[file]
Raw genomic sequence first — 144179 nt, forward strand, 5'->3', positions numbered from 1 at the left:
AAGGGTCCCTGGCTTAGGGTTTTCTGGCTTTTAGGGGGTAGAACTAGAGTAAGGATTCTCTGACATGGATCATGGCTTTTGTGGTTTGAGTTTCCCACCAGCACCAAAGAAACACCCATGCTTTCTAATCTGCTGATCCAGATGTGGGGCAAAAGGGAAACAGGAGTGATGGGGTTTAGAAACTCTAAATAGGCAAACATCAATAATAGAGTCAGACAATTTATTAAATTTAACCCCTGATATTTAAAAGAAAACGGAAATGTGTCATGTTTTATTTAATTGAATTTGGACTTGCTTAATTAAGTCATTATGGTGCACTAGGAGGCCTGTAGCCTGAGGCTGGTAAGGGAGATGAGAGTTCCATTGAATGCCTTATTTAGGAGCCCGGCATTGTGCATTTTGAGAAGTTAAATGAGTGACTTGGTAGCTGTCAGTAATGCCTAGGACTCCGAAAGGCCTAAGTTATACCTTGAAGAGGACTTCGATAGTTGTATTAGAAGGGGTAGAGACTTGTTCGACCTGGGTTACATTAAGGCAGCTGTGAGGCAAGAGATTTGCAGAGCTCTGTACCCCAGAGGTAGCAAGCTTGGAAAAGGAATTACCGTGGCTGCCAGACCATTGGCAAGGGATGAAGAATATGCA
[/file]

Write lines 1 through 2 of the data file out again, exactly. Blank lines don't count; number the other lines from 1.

Raw genomic sequence first — 144179 nt, forward strand, 5'->3', positions numbered from 1 at the left:
AAGGGTCCCTGGCTTAGGGTTTTCTGGCTTTTAGGGGGTAGAACTAGAGTAAGGATTCTCTGACATGGATCATGGCTTTTGTGGTTTGAGTTTCCCACCAGCACCAAAGAAACACCCATGCTTTCTAATCTGCTGATCCAGATGTGGGGCAAAAGGGAAACAGGAGTGATGGGGTTTAGAAACTCTAAATAGGCAAACATCAATAATAGAGTCAGACAATTTATTAAATTTAACCCCTGATATTTAAAAGAAAACGGAAATGTGTCATGTTTTATTTAATTGAATTTGGACTTGCTTAATTAAGTCATTATGGTGCACTAGGAGGCCTGTAGCCTGAGGCTGGTAAGGGAGATGAGAGTTCCATTGAATGCCTTATTTAGGAGCCCGGCATTGTGCATTTTGAGAAGTTAAATGAGTGACTTGGTAGCTGTCAGTAATGCCTAGGACTCCGAAAGGCCTAAGTTATACCTTGAAGAGGACTTCGATAGTTGTATTAGAAGGGGTAGAGACTTGTTCGACCTGGGTTACATTAAGGCAGCTGTGAGGCAAGAGATTTGCAGAGCTCTGTACCCCAGAGGTAGCAAGCTTGGAAAAGGAATTACCGTGGCTGCCAGACCATTGGCAAGGGATGAAGAATATGCA